could help provide correct orders and alert providers to assist with getting

Could help provide correct orders and alert providers

This preview shows page 4 out of 4 pages.

could help provide correct orders, and alert providers to assist with getting our patients the right types of medical attention they need. Reference Nelson, R., & Staggers, N. (2018). Health informatics: An interprofessional approach (2 nd ed.). St. Louis, MO: Elsevier. Thank you for your post, Jessica. I think you made some good points about the barriers to implementing clinical decision support systems. The cost to acquire the software would be significant especially since their would not necessarily be a direct financial gain. If the hospital bought a new MRI machine you could see the decrease in wait time and increase in functionality. The adding of a CDS system could help the clinicians and staff provide patients with overall better care, but it would be hard to show financially how the system could be worth the large cost it would be. Alanna, Very thorough post about clinical decision support systems! As you mentioned a large amount of alerts can be being fired at healthcare providers, until they become desensitized and begin to ignore them all together. It can just become part of going through the motions. One of the bigger obstacles in regards to alert fatigue are clinical decision systems sending out the same alert more than once after it has been addressed, this is causing desensitization. In a study, it showed that with each additional alert from the same patient, a clinician became 30 percent less likely to address said alert. This became most evident with a patient with more comorbidities. (Ancker, Edwards, Nosal, Hauser, Mauer, Kaushal, & with the HITEC Investigator 2017s). It appears that we need to find a way to keep point of care alerts consistent, yet not repetitive. References: Ancker, J. S., Edwards, A., Nosal, S., Hauser, D., Mauer, E., Kaushal, R., & with the HITEC Investigators. (2017). Effects of workload, work complexity, and repeated alerts on alert fatigue in a clinical decision support system. BMC Medical Informatics & Decision Making , 17 , 1–9. Nelson, R., & Staggers, N. (2018). Health Informatics: An interprofessional approach (2nd ed.). St. Louis, MO: Elsevier.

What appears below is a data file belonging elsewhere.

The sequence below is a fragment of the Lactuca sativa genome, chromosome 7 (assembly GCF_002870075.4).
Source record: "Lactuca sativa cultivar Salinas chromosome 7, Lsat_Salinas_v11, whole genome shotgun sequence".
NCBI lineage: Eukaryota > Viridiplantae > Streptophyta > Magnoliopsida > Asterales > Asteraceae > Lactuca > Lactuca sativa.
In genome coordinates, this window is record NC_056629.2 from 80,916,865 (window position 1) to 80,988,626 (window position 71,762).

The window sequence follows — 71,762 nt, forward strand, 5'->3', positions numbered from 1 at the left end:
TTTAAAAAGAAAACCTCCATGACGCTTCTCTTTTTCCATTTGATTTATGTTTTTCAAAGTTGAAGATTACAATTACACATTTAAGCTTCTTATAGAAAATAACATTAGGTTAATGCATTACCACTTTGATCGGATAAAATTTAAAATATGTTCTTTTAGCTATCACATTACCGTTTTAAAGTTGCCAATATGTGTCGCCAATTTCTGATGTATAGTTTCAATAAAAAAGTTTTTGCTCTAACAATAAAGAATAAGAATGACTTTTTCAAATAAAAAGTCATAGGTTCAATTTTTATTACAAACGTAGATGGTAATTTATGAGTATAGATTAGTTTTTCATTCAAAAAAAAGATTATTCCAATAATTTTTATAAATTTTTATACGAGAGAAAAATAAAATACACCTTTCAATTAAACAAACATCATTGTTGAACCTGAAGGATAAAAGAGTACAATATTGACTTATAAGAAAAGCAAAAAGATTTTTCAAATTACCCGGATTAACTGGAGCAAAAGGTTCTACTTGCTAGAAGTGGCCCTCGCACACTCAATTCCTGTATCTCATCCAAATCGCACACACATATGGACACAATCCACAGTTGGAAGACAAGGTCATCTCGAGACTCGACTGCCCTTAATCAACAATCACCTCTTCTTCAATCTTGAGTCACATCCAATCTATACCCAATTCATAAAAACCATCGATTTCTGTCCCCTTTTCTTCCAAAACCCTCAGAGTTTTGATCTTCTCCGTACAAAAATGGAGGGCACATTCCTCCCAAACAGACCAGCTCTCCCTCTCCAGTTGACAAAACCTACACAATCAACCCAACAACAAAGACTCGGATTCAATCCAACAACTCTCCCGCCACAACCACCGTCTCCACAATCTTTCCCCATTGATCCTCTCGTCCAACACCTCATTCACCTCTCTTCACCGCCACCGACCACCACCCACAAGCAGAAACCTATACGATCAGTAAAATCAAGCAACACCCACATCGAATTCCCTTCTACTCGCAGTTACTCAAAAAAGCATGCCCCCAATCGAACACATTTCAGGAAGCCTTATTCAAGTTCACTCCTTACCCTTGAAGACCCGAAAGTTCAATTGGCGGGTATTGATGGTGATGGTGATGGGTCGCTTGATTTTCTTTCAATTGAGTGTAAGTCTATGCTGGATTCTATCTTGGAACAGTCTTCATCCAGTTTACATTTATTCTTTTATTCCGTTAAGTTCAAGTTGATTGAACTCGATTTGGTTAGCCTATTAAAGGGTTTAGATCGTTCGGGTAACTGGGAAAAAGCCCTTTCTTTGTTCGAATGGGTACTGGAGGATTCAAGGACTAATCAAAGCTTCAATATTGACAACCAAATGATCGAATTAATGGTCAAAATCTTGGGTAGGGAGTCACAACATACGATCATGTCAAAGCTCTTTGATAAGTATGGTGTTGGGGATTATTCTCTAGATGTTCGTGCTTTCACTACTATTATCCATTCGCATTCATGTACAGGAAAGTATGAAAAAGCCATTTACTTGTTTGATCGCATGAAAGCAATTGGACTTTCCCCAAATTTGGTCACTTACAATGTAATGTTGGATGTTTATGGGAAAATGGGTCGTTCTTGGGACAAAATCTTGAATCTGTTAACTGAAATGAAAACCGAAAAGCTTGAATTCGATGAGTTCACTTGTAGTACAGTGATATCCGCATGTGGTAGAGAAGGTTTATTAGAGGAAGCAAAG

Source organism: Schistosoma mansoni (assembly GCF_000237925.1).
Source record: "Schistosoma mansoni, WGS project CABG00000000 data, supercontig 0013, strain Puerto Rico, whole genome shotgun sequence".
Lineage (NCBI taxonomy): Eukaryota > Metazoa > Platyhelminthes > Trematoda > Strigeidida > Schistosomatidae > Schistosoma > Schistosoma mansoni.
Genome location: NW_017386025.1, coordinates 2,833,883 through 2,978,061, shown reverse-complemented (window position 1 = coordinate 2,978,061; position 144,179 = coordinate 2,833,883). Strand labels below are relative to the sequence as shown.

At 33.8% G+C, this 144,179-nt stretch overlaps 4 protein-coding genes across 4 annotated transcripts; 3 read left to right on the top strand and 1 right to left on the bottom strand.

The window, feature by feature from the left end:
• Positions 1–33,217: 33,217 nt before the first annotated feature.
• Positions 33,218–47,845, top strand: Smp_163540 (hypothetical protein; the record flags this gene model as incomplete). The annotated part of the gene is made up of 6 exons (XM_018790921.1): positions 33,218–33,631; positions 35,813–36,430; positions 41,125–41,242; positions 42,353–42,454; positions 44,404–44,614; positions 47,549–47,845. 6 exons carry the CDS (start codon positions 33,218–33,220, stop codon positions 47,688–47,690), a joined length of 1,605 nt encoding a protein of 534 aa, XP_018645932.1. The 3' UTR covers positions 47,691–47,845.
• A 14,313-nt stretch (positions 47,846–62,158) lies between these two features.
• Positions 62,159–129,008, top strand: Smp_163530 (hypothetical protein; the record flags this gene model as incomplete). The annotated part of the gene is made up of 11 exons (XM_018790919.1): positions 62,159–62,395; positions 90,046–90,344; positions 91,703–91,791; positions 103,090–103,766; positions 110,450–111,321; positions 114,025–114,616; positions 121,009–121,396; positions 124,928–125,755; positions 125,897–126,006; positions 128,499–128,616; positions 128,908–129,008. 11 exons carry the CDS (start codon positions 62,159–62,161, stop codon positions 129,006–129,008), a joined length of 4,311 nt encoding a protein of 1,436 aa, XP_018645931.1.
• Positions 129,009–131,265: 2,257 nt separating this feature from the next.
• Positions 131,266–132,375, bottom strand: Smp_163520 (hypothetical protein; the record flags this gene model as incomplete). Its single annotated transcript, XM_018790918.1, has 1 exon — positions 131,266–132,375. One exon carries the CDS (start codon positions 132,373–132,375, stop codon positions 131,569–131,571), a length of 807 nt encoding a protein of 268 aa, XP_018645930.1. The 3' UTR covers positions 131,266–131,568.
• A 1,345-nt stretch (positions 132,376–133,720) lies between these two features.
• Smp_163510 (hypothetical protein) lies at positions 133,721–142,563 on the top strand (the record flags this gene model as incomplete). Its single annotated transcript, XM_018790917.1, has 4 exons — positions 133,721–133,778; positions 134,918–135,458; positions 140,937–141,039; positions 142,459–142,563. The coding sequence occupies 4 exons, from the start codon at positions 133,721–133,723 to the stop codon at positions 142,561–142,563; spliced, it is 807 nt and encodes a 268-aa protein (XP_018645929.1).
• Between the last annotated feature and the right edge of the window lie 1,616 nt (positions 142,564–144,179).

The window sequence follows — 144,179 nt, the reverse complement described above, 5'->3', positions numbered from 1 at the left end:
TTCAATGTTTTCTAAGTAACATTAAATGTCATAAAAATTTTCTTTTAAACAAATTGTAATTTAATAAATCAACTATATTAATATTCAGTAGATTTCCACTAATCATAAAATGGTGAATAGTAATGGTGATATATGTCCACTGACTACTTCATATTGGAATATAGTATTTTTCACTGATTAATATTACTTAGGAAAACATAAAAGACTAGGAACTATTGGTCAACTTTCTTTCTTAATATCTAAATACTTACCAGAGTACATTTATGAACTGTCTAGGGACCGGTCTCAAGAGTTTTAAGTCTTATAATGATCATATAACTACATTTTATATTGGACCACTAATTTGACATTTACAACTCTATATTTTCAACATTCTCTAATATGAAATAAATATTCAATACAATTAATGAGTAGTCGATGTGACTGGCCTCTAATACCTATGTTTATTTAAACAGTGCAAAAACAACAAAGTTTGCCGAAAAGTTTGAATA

Image of page 4

You've reached the end of your free preview.

Want to read all 4 pages?

  • Spring '19
  • Health care provider, Clinical Decision Support System

  • Left Quote Icon

    Student Picture

  • Left Quote Icon

    Student Picture

  • Left Quote Icon

    Student Picture